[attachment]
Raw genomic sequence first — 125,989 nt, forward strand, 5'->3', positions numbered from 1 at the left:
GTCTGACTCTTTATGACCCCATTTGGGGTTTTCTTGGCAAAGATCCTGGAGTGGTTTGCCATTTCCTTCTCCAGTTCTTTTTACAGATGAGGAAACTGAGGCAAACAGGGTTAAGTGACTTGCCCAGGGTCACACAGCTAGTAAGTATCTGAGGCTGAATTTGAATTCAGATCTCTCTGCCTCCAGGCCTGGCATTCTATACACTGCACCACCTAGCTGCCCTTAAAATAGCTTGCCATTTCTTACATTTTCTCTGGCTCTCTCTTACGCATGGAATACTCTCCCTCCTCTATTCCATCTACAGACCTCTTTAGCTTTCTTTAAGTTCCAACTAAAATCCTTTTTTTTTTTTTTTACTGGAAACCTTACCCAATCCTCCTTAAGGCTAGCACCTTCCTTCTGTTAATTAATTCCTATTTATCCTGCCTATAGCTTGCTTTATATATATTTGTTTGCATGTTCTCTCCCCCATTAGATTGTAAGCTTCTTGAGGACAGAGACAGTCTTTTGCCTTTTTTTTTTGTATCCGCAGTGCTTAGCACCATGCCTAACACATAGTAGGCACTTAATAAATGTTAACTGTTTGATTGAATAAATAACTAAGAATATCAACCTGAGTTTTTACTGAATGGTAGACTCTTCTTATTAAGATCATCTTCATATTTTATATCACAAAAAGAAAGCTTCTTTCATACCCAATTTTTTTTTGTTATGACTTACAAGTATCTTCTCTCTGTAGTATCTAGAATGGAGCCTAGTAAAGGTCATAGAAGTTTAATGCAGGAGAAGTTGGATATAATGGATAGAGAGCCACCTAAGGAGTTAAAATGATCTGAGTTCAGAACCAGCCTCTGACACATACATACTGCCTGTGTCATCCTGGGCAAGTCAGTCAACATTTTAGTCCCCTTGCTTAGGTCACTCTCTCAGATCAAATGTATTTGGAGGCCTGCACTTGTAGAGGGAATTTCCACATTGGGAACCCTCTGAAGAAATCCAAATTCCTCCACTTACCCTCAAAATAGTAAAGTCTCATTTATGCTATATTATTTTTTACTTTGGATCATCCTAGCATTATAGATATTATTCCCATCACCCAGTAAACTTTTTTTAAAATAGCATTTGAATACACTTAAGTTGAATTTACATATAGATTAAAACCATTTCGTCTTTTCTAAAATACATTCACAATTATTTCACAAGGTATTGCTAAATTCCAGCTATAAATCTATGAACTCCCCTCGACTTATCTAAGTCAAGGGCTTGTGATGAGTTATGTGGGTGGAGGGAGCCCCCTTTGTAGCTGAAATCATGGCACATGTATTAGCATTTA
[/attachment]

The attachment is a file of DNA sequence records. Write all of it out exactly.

Raw genomic sequence first — 125,989 nt, forward strand, 5'->3', positions numbered from 1 at the left:
GTCTGACTCTTTATGACCCCATTTGGGGTTTTCTTGGCAAAGATCCTGGAGTGGTTTGCCATTTCCTTCTCCAGTTCTTTTTACAGATGAGGAAACTGAGGCAAACAGGGTTAAGTGACTTGCCCAGGGTCACACAGCTAGTAAGTATCTGAGGCTGAATTTGAATTCAGATCTCTCTGCCTCCAGGCCTGGCATTCTATACACTGCACCACCTAGCTGCCCTTAAAATAGCTTGCCATTTCTTACATTTTCTCTGGCTCTCTCTTACGCATGGAATACTCTCCCTCCTCTATTCCATCTACAGACCTCTTTAGCTTTCTTTAAGTTCCAACTAAAATCCTTTTTTTTTTTTTTTACTGGAAACCTTACCCAATCCTCCTTAAGGCTAGCACCTTCCTTCTGTTAATTAATTCCTATTTATCCTGCCTATAGCTTGCTTTATATATATTTGTTTGCATGTTCTCTCCCCCATTAGATTGTAAGCTTCTTGAGGACAGAGACAGTCTTTTGCCTTTTTTTTTTGTATCCGCAGTGCTTAGCACCATGCCTAACACATAGTAGGCACTTAATAAATGTTAACTGTTTGATTGAATAAATAACTAAGAATATCAACCTGAGTTTTTACTGAATGGTAGACTCTTCTTATTAAGATCATCTTCATATTTTATATCACAAAAAGAAAGCTTCTTTCATACCCAATTTTTTTTTGTTATGACTTACAAGTATCTTCTCTCTGTAGTATCTAGAATGGAGCCTAGTAAAGGTCATAGAAGTTTAATGCAGGAGAAGTTGGATATAATGGATAGAGAGCCACCTAAGGAGTTAAAATGATCTGAGTTCAGAACCAGCCTCTGACACATACATACTGCCTGTGTCATCCTGGGCAAGTCAGTCAACATTTTAGTCCCCTTGCTTAGGTCACTCTCTCAGATCAAATGTATTTGGAGGCCTGCACTTGTAGAGGGAATTTCCACATTGGGAACCCTCTGAAGAAATCCAAATTCCTCCACTTACCCTCAAAATAGTAAAGTCTCATTTATGCTATATTATTTTTTACTTTGGATCATCCTAGCATTATAGATATTATTCCCATCACCCAGTAAACTTTTTTTAAAATAGCATTTGAATACACTTAAGTTGAATTTACATATAGATTAAAACCATTTCGTCTTTTCTAAAATACATTCACAATTATTTCACAAGGTATTGCTAAATTCCAGCTATAAATCTATGAACTCCCCTCGACTTATCTAAGTCAAGGGCTTGTGATGAGTTATGTGGGTGGAGGGAGCCCCCTTTGTAGCTGAAATCATGGCACATGTATTAGCATTTA